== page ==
16. Njagi, L. W., Nyaga, P. N. and Uema, M. (2010) A retrospective study of factors associated with Newcastle disease outbreaks in village indigenous chickens. Bull. Anim. Health. Prod. Afr., 58: 22-33.
17. Leow, B. L., Shajarutulwardah, M. Y. and Ramlan, M. (2011) Newcastle disease in Malaysia: diagnostic cases in veterinary research institute (VRI) IPOH from 2004-2009. Malaysian Journal of Veterinary Research. 2(1) : 45-51
18. Tirumurugaan, K. G., Vinupriya, M. K., Vijayarani, K. and Kumanan, K. (2011b) Analysis of the fusion protein cleavage site of Newcastle disease virus isolates from India reveals preliminary evidence for the existence of II, VI and VII genotypes. Indian J. Virol., 22(2): 131–137.
PMid:23637515 PMCid:PMC3550736
19. Akamura, K. N., Htsu, N. O., Akamura, T. N., Amamoto, Y. Y., Amada, M. Y., Mase, M. and Imai, K. (2008) Pathologic and Immunohistochemical Studies of Newcastle Disease (ND) in Broiler Chickens Vaccinated with ND: Severe Nonpurulent Encephalitis and Necrotizing Pancreatitis. Vet. Pathology online.,45: 928–933.
20. Merino, R., Hilda, V., Jose, A., Quintana and Norma, C. (2011) Comparison of the Virulence of Pathogenic Newcastle Disease Viruses Belonging to the Same or Different Genotypes. Int. J. Poultry Sc., 10(9): 713-720.
21. Pazhanivel, N., Vijayalingam, T. A., Thangathurai, R., Kumar, V., Nithya, P. and Thanaseelan, V. (2013). Concurrent Newcastle disease and taeniasis in a coloured broiler chicken. Compendium Abstracts Veterinary Pathology Congress., 3: 153.
22. Wang, Yuyang., Zhiqiang, Duan., Shunlin, H., Yan, Kai., Xiaobo, Wang., Qingqing, Song., Lei, Zhong., Qing, Sun., Xiaoquan, Wang., Yantao, Wu. andXiufan, Liu. (2012) Lack of detection of host associated differences in Newcastle disease viruses of genotype VIId isolated from chickens and geese. Virol. J., 9: 197.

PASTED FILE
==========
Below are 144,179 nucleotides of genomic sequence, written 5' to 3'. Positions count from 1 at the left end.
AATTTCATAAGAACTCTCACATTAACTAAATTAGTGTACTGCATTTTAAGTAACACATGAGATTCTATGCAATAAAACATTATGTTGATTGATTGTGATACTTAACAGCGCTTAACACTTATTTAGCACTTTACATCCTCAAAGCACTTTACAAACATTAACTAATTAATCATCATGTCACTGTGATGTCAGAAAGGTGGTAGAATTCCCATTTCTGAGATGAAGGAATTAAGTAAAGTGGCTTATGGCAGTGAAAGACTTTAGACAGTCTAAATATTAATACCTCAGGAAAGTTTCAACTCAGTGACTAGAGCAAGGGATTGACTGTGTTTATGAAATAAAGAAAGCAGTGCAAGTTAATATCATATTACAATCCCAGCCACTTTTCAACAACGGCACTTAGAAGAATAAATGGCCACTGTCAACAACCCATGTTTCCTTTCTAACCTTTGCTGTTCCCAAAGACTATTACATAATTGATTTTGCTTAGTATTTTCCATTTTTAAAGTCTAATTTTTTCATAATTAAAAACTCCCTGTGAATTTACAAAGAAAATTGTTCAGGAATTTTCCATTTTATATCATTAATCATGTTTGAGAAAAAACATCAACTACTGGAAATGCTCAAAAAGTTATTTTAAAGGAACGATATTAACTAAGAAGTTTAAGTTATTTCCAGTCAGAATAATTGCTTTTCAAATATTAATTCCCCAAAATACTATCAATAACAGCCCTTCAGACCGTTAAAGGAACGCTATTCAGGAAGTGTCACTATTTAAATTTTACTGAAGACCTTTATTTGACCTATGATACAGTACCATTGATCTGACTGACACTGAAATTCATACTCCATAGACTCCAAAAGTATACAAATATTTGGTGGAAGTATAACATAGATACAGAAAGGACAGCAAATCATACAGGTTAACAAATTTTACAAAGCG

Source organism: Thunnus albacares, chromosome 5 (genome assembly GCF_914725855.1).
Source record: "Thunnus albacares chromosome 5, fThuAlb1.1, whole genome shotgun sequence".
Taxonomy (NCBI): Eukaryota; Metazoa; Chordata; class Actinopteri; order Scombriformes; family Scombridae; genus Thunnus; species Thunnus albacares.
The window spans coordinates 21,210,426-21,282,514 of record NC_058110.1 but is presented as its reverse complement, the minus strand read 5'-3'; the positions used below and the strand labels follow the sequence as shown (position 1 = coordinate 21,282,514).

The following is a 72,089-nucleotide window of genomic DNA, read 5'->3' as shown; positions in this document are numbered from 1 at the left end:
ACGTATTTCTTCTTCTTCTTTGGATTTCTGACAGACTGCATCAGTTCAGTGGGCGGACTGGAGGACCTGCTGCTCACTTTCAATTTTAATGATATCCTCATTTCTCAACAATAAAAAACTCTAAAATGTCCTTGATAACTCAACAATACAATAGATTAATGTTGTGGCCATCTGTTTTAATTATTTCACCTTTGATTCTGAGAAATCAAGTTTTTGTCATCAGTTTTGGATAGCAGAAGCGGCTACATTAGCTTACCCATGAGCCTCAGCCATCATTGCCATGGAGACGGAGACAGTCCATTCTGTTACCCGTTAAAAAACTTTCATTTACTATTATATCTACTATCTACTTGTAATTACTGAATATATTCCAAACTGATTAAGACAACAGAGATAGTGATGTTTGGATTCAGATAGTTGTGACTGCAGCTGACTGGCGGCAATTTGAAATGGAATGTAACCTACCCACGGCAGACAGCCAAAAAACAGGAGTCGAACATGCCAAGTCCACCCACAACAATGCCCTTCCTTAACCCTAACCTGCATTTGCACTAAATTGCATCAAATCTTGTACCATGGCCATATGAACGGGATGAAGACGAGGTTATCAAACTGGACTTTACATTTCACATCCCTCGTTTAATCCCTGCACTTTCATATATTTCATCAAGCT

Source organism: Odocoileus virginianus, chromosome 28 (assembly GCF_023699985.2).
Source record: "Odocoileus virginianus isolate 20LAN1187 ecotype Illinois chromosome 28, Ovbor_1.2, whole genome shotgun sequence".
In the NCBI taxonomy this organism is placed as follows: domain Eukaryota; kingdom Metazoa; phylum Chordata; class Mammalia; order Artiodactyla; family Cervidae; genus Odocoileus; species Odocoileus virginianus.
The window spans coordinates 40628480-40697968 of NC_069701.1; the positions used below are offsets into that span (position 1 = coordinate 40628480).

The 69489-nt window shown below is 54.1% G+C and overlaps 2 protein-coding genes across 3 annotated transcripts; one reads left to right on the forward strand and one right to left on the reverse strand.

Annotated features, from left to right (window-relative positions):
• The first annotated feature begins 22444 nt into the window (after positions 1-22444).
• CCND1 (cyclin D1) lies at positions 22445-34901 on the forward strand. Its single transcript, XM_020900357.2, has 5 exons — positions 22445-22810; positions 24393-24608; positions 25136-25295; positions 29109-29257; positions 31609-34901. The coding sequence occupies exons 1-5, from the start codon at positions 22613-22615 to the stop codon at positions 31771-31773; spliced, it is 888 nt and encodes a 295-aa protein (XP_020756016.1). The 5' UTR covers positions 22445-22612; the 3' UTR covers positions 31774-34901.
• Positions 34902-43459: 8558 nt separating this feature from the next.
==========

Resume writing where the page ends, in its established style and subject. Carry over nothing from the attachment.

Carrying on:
PMid:22971647 PMCid:PMC3491030
23. Hu, Zenglei., Hu, Jiao., Hu, Shunlin., Liu, Xiaowen., Wang, Xiaoquan., Zhu, Jie. and Liu, Xiufan. (2012) Strong innate immune response and cell death in chicken splenocytes infected with genotype VIId Newcastle disease virus. Virol. J., 9: 208.
PMid:22988907 PMCid:PMC3489799
24. Ezema, W.S., Okoye, J.O.A. andNwanta, J.A. (2009) LaSota vaccination may not protect against the lesions of velogenic Newcastle disease in chickens. Trop. Anim. Health Prod., 41(4): 477-84.
25. Tirumurugaan, K. G., Kapgate, S., Vinupriya, M. K., Vijayarani, K., Kumanan, K and Elankumaran, S. (2011a) Genotypic and pathotypic characterization of ND viruses from India. PLoS ONE 6(12): e28414.
PMid:22174801 PMCid:PMC3235129